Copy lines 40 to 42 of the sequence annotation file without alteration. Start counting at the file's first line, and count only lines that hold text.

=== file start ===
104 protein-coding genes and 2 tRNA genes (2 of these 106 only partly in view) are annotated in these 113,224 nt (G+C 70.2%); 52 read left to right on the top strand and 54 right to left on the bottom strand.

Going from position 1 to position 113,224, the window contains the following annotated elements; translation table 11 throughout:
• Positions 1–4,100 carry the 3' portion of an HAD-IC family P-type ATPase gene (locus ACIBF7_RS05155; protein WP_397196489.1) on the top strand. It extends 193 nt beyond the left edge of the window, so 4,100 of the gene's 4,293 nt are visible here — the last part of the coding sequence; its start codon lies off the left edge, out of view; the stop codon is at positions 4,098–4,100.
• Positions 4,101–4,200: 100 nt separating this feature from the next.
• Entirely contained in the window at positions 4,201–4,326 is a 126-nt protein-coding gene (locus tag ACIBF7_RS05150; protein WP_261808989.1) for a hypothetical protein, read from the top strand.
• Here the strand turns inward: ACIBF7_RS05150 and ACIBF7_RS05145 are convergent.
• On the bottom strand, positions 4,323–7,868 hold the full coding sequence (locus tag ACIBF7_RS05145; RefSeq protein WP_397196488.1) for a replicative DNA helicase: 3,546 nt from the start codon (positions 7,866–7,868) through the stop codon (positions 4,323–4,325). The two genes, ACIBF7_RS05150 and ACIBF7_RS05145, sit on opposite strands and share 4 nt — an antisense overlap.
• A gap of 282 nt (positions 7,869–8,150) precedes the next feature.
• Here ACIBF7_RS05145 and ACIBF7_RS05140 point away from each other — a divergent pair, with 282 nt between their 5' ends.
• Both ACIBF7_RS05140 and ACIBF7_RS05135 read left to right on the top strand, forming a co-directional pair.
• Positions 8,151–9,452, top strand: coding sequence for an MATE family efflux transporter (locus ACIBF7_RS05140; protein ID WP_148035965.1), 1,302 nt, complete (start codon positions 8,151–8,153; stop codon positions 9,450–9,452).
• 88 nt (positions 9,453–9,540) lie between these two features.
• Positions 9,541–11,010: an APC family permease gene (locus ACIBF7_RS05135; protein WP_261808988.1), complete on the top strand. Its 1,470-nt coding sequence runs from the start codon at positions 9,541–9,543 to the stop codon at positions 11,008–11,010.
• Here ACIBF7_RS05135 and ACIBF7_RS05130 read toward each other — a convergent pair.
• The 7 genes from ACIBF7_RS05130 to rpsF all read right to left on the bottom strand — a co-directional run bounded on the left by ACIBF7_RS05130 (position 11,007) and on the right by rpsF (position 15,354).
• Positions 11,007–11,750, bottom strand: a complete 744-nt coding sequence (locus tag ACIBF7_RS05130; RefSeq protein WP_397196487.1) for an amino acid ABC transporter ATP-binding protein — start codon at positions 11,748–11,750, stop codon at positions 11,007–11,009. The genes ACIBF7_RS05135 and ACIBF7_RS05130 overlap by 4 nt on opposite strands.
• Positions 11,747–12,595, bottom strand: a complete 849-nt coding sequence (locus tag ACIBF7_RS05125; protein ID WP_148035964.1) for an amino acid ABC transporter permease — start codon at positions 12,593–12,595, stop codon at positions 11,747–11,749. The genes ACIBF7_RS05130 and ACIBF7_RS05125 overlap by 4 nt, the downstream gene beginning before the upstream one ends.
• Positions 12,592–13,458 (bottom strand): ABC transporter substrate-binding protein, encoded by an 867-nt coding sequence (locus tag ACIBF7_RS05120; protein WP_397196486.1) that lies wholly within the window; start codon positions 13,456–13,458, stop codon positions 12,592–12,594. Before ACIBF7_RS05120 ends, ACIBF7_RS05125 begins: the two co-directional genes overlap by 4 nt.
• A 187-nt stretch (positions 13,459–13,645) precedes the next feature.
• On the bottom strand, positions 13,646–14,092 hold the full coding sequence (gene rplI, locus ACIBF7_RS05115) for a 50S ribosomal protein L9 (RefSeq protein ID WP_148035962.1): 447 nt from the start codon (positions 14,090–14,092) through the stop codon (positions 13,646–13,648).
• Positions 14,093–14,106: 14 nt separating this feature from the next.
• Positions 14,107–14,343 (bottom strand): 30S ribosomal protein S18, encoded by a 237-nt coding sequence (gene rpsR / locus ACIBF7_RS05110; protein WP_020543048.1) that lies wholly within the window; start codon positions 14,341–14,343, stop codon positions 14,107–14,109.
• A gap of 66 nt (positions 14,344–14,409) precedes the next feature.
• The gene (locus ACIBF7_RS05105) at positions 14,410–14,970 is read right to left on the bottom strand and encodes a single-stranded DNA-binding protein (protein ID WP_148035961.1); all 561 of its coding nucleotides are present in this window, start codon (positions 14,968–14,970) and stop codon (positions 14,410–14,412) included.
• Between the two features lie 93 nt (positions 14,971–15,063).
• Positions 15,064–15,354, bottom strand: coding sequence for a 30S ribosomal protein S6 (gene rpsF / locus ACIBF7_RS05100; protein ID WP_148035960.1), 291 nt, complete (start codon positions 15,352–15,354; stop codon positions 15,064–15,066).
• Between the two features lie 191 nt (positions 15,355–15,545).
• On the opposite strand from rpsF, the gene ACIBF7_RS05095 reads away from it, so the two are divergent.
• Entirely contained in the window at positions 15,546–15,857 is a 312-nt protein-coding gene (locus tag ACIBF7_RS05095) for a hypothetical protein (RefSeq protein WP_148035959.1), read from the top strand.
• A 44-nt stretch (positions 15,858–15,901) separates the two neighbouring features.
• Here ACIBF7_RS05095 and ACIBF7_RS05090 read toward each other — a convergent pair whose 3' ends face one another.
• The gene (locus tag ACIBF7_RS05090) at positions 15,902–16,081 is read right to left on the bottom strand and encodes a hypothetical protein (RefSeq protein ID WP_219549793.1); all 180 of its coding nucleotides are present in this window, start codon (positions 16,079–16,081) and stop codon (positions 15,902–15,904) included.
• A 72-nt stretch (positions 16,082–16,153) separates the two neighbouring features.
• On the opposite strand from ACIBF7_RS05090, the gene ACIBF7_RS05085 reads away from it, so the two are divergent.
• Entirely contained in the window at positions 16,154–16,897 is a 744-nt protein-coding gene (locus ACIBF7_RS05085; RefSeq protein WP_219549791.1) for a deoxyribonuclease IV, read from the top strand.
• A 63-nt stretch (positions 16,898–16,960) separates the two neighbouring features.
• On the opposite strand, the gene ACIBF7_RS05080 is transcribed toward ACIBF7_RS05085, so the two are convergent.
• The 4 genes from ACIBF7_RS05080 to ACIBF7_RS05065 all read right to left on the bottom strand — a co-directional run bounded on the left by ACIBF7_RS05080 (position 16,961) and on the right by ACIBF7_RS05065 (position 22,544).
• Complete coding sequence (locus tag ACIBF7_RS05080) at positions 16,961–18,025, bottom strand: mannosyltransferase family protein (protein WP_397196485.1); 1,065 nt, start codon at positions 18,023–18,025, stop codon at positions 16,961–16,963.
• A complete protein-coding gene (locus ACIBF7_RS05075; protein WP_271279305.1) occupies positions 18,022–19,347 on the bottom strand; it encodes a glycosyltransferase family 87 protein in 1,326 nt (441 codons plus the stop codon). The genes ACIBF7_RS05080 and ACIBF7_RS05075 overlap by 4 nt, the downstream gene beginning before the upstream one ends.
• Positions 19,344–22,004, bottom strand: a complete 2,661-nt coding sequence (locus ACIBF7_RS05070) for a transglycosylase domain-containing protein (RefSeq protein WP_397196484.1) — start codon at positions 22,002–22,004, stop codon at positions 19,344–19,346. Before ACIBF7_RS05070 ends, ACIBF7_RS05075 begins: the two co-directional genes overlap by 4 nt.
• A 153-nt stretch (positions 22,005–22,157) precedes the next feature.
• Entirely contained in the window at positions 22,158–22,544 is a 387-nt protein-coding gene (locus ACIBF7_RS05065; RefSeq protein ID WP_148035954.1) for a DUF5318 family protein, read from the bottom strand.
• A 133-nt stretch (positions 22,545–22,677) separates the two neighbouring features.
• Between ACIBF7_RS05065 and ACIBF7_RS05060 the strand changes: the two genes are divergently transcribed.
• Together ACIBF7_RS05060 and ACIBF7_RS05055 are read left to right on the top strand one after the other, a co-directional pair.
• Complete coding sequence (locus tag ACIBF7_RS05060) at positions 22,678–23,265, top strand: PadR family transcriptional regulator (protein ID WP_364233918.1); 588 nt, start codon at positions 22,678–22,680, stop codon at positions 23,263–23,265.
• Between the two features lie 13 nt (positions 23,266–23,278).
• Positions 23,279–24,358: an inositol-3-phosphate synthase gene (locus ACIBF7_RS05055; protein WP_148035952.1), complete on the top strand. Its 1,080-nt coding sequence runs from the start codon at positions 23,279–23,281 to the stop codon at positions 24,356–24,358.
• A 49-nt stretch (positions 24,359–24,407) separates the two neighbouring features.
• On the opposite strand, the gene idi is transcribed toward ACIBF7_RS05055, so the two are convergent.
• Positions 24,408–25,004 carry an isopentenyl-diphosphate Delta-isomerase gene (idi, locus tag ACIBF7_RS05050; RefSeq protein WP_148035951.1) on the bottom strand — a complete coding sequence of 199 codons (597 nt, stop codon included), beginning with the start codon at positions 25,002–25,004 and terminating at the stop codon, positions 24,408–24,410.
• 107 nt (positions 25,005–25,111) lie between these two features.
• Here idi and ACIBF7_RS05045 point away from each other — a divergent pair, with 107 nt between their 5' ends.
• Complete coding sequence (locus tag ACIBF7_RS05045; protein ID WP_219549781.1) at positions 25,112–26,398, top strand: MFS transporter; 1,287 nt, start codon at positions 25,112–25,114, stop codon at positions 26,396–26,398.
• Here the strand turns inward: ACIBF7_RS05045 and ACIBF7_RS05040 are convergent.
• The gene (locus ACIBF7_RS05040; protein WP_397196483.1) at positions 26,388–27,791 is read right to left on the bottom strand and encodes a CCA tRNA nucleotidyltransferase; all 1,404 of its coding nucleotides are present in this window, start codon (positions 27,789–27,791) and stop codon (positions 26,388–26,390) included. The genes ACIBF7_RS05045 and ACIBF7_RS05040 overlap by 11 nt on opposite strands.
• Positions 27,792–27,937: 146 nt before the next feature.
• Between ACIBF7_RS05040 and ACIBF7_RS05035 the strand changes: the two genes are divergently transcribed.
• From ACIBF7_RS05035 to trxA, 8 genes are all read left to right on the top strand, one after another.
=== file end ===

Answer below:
• A complete protein-coding gene (locus ACIBF7_RS05075; protein WP_271279305.1) occupies positions 18,022–19,347 on the bottom strand; it encodes a glycosyltransferase family 87 protein in 1,326 nt (441 codons plus the stop codon). The genes ACIBF7_RS05080 and ACIBF7_RS05075 overlap by 4 nt, the downstream gene beginning before the upstream one ends.
• Positions 19,344–22,004, bottom strand: a complete 2,661-nt coding sequence (locus ACIBF7_RS05070) for a transglycosylase domain-containing protein (RefSeq protein WP_397196484.1) — start codon at positions 22,002–22,004, stop codon at positions 19,344–19,346. Before ACIBF7_RS05070 ends, ACIBF7_RS05075 begins: the two co-directional genes overlap by 4 nt.
• A 153-nt stretch (positions 22,005–22,157) precedes the next feature.